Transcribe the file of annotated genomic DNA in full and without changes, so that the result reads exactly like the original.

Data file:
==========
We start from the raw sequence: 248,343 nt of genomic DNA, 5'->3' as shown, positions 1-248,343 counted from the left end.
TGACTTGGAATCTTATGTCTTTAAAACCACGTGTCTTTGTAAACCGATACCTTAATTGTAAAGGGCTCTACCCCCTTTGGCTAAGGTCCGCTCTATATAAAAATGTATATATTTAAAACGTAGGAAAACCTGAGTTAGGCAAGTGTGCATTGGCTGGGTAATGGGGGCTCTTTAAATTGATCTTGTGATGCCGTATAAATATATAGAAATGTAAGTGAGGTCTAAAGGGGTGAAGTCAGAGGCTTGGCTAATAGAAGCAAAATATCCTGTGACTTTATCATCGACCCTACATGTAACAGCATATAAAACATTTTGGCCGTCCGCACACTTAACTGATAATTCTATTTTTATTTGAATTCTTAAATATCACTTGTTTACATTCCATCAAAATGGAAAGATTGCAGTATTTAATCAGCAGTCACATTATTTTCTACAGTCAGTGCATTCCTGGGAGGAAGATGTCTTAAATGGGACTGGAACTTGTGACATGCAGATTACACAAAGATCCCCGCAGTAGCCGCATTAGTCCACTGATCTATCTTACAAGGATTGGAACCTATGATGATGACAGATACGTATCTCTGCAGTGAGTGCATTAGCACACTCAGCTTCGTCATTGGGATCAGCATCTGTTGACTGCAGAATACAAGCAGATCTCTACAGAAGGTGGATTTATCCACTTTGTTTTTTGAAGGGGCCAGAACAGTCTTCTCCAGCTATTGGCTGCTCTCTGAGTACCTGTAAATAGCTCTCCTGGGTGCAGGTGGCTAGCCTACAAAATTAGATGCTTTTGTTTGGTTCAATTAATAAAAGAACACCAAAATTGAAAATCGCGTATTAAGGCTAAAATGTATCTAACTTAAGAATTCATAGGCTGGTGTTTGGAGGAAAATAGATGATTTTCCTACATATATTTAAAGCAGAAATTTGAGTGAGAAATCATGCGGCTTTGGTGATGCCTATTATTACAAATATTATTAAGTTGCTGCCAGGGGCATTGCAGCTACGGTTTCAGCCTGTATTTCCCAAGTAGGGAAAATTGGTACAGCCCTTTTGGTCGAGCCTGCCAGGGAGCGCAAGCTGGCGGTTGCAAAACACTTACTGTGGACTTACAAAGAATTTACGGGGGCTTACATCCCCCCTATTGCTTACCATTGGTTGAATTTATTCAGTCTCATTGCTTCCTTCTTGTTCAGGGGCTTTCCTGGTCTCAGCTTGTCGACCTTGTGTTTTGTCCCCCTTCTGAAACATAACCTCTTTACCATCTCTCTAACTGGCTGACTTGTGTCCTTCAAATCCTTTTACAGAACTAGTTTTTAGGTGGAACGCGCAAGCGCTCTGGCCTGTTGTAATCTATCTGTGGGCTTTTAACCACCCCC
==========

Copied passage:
We start from the raw sequence: 248,343 nt of genomic DNA, 5'->3' as shown, positions 1-248,343 counted from the left end.
TGACTTGGAATCTTATGTCTTTAAAACCACGTGTCTTTGTAAACCGATACCTTAATTGTAAAGGGCTCTACCCCCTTTGGCTAAGGTCCGCTCTATATAAAAATGTATATATTTAAAACGTAGGAAAACCTGAGTTAGGCAAGTGTGCATTGGCTGGGTAATGGGGGCTCTTTAAATTGATCTTGTGATGCCGTATAAATATATAGAAATGTAAGTGAGGTCTAAAGGGGTGAAGTCAGAGGCTTGGCTAATAGAAGCAAAATATCCTGTGACTTTATCATCGACCCTACATGTAACAGCATATAAAACATTTTGGCCGTCCGCACACTTAACTGATAATTCTATTTTTATTTGAATTCTTAAATATCACTTGTTTACATTCCATCAAAATGGAAAGATTGCAGTATTTAATCAGCAGTCACATTATTTTCTACAGTCAGTGCATTCCTGGGAGGAAGATGTCTTAAATGGGACTGGAACTTGTGACATGCAGATTACACAAAGATCCCCGCAGTAGCCGCATTAGTCCACTGATCTATCTTACAAGGATTGGAACCTATGATGATGACAGATACGTATCTCTGCAGTGAGTGCATTAGCACACTCAGCTTCGTCATTGGGATCAGCATCTGTTGACTGCAGAATACAAGCAGATCTCTACAGAAGGTGGATTTATCCACTTTGTTTTTTGAAGGGGCCAGAACAGTCTTCTCCAGCTATTGGCTGCTCTCTGAGTACCTGTAAATAGCTCTCCTGGGTGCAGGTGGCTAGCCTACAAAATTAGATGCTTTTGTTTGGTTCAATTAATAAAAGAACACCAAAATTGAAAATCGCGTATTAAGGCTAAAATGTATCTAACTTAAGAATTCATAGGCTGGTGTTTGGAGGAAAATAGATGATTTTCCTACATATATTTAAAGCAGAAATTTGAGTGAGAAATCATGCGGCTTTGGTGATGCCTATTATTACAAATATTATTAAGTTGCTGCCAGGGGCATTGCAGCTACGGTTTCAGCCTGTATTTCCCAAGTAGGGAAAATTGGTACAGCCCTTTTGGTCGAGCCTGCCAGGGAGCGCAAGCTGGCGGTTGCAAAACACTTACTGTGGACTTACAAAGAATTTACGGGGGCTTACATCCCCCCTATTGCTTACCATTGGTTGAATTTATTCAGTCTCATTGCTTCCTTCTTGTTCAGGGGCTTTCCTGGTCTCAGCTTGTCGACCTTGTGTTTTGTCCCCCTTCTGAAACATAACCTCTTTACCATCTCTCTAACTGGCTGACTTGTGTCCTTCAAATCCTTTTACAGAACTAGTTTTTAGGTGGAACGCGCAAGCGCTCTGGCCTGTTGTAATCTATCTGTGGGCTTTTAACCACCCCC